Consider other speciality products: There are a ton of other products you can consider. Cascading hangers, for example, will let you hang more dress shirts in a vertical space. I’m less of a fan of those since I think button-up shirts hold their shape better when they’re held on wooden hangers and not smashed against each other. There are also hangers to hold multiple pairs of pants (like this, this, or this). I’ve found those to be of limited use since hanging four or five pairs of pants on the same hanger still takes about the same horizontal space as they would if you hung them separately. The one by The Great American Hanger Company also has small plastic teeth on each bar. Useful for making sure your pants don’t slip down, but potentially damaging for wool trousers. I use one just for chinos and keep it on the end of my closet. Additionally, there’s the Hanger Hamper, which can be a nice way to free up space in your closet as more hangers become empty throughout the week. 
Buy a new closet: At some point, there’s only so much you can do, and you may have to buy a new closet. I think this one and this one look particularly promising because of the double decker rod system. 
That’s just the start. I recommend checking Closet Maid, The Container Store, and Bed, Bath & Beyond for other solutions. As I said, much of this will depend on your needs and room’s particular layout. 
(Photo by Darwin Bell)

Q and Answer: How Can I Get the Most Out of My Closet?

Jacques asks: I have a really small closet. Would you offer any suggestions or tips on how to improve closet space or how to improve closet organization in general? Thanks!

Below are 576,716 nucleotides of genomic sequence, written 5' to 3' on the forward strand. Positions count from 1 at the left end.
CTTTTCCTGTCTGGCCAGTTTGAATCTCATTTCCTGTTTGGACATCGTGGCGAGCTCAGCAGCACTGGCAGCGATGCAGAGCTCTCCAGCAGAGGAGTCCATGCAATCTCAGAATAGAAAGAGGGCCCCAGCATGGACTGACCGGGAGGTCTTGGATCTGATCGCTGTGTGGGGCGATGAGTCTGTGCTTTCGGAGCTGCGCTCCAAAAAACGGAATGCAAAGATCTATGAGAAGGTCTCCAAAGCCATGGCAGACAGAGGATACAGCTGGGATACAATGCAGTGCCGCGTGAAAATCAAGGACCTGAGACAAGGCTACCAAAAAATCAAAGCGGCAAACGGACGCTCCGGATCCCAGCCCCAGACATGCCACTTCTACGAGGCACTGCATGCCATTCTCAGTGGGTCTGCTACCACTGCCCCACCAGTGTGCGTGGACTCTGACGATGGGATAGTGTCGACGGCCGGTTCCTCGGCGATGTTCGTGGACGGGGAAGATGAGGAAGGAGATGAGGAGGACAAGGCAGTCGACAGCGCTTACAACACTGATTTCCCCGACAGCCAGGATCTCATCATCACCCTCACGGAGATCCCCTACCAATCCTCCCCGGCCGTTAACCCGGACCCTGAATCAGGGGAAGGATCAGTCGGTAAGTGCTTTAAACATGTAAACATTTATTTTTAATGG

I struggle with the same problem. My closet is probably not even suitable for someone with a regular sized wardrobe, let alone someone who has an interest in men’s clothing. I dream of one day having a walk-in closet, though I suppose every closet is a walk-in if you try hard enough.

This subject is probably too much to cover in one post, and what’s possible or optimal will depend a lot on your living space. If I could give some general advice, however, they’d be the following:

Dump and store: First, get rid of things you don’t need. If you haven’t worn something in a long time, you probably never will, so consider donating it to charity or selling it on eBay. If you’re too lazy to list stuff, you can give them an eBay consigner, such as Luxe Swap, who will sell them for you. For the remainder, store away anything that’s out-of-season. This will make room for things you’ll actually wear and protect your other clothes for the next six months, when they’ll be out of use. You can read an article I wrote about seasonal storage here.